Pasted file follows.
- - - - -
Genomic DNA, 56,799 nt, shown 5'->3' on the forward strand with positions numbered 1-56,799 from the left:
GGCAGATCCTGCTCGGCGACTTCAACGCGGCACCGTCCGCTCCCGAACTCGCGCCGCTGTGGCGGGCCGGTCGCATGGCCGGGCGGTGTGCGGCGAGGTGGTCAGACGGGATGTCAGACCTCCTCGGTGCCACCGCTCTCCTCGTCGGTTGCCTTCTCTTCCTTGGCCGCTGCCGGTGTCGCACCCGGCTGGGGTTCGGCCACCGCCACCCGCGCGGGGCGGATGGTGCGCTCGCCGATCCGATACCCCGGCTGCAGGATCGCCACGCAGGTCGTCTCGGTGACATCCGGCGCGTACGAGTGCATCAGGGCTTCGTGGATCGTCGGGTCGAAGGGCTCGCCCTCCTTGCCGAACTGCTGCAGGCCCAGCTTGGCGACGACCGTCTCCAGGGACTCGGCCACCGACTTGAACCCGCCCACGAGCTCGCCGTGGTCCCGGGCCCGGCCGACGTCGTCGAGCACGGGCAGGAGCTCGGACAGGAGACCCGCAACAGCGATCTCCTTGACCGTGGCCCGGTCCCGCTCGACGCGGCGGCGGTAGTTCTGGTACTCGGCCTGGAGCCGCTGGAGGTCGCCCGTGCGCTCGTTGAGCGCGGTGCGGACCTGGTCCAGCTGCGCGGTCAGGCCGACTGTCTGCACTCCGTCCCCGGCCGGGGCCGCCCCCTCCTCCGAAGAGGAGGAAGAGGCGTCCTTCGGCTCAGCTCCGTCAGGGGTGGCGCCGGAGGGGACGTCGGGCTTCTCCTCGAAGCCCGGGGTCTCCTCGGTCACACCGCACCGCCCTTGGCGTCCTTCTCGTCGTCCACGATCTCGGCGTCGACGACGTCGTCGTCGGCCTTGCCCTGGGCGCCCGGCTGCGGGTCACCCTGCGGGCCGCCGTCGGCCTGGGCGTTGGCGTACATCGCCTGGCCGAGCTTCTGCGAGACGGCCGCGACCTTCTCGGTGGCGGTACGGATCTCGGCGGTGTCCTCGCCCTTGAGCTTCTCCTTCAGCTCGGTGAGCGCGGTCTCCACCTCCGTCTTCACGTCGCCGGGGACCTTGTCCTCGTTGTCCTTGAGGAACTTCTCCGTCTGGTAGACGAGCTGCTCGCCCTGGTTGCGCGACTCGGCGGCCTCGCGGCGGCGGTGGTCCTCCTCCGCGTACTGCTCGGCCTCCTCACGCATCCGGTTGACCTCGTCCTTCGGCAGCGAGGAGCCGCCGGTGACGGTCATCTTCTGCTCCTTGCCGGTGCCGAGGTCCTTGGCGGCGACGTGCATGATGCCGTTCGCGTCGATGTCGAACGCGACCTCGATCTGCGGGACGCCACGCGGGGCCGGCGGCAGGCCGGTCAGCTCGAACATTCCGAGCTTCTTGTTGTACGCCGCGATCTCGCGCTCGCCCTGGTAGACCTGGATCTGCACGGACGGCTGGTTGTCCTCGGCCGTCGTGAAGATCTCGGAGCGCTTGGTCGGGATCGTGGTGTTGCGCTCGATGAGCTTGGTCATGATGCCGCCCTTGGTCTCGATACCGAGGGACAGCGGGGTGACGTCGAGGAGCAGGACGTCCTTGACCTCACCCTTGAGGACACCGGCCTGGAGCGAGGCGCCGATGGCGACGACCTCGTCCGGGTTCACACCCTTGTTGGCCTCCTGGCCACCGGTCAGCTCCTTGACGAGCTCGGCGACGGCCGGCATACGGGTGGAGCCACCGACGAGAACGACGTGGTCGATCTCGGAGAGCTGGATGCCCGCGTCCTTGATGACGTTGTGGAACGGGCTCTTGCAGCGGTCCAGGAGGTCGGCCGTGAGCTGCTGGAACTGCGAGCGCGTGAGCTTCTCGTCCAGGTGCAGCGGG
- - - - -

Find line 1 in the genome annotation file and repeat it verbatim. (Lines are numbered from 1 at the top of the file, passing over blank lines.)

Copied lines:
Genomic DNA, 56,799 nt, shown 5'->3' on the forward strand with positions numbered 1-56,799 from the left: